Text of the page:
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How to become a Business Owner

photo by Nancy Deison

An entrepreneur is a supervisor, a role model, a leader. Owning your own business takes confidence, perseverance, dedication and resourcefulness. However, starting your own business is ludicrous, wild, risky and gutsy. So why did so many people take a job as a enterprise owner? Hear three different views from three different business owners.

Josh and Katie Dinar, owners of River and Woods restaurant in Boulder, CO, stated that the main perk of owning your own business was the freedom to be creative. But there are challenges that come along with this and they confront you everyday. With this particular profession you have to “make sure your staff is happy, that your customers are satisfied, that there’s enough money to pay the bills and, that all the things that need to be done are done.” These complications can be overwhelming but still can be managed. Josh’s first job gave him the opportunity to learn customer service. He worked at a clothing store and made 1.10 an hour. He says how rewarding it can be to engage with people, and how he thought that it was his first real life experience with everyday problem solving. Josh’s one piece of advice for kids wanting to start their own business is to listen to everyone and then ignore everyone. “If YOU believe in your heart that something will work, and you’re smart about it, and you think through the downsides as carefully as possible, then you can make it happen.”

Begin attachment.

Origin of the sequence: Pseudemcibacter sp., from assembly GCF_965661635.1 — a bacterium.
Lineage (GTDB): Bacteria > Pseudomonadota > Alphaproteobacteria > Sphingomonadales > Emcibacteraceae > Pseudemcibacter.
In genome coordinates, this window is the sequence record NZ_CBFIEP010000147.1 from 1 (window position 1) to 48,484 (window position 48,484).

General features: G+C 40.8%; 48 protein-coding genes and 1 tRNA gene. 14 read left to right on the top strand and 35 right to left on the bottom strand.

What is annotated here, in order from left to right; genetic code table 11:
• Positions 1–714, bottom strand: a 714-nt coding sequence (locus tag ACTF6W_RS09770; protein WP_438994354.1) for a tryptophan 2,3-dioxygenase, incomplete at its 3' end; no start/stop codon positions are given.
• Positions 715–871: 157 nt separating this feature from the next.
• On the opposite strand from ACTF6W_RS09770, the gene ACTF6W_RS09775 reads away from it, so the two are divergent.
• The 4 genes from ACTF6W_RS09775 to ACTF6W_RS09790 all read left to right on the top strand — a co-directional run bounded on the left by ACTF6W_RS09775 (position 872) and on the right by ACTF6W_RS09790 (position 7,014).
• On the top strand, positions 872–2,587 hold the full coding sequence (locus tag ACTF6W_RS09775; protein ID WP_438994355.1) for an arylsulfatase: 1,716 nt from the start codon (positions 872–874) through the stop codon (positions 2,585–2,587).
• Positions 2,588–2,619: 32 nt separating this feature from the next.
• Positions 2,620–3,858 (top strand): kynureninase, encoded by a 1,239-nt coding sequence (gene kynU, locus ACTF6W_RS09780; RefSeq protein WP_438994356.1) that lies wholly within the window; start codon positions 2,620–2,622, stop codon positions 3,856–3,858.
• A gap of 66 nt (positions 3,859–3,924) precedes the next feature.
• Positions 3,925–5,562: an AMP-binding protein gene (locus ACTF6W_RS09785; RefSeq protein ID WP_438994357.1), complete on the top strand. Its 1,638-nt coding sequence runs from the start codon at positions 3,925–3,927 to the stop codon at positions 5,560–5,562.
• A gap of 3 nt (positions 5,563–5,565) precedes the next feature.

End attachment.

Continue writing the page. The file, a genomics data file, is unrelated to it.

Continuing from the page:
Sandra Vanatko, owner of Indra’s Grace yoga and meditation studio, says that she felt blessed to do the work that she loved. She also loved the fact that she got to choose what she did and that it’s really fun helping people feel better. The biggest challenge that she encountered was not knowing when to delegate jobs and when to get help and having someone else contribute to managing the business. The bottom line was that she didn’t have a plan for growth. Her first job was making business cards with crayons and advertising her experience in babysitting. So, your first job doesn’t technically have to be one where you get paid and have a boss, but it can be your own business. Sandra’s piece of encouraging advice for kids interested in starting their own business is to pick something you really love doing because when you love what you're doing you work really hard and get a good income later on. Most people pick a job for the pay but if you love what you do, you never work a day in your life.

Simeon Margolis, owner of Good Day Chocolate, says that he enjoys having to do a little bit of everything that is involved in the business, such as, sales, marketing, manufacturing, and financing. Simeon says that he always knew that he wanted to own his own business as a kid, that he wanted to work for himself. In middle school and high school, he started several businesses like a basement cleaning service, baking bread and taking it door-to-door and a garage service. To prepare for his role as an entrepreneur, Simeon received his graduate degree in business. Being an entrepreneur has its perks despite its challenges. Simeon tells young kids to start young and don’t wait for someone else’s permission. Don’t worry about what other people tell you is and is not possible, always be trying and learning from your mistakes!”

There is no right path to take to becoming an entrepreneur. All three business owners started somewhere small and worked their way up. Just always remember, “If YOU believe in your heart that something will work, and you’re smart about it, and you think through the downsides as carefully as possible, then you can make it happen.”

 

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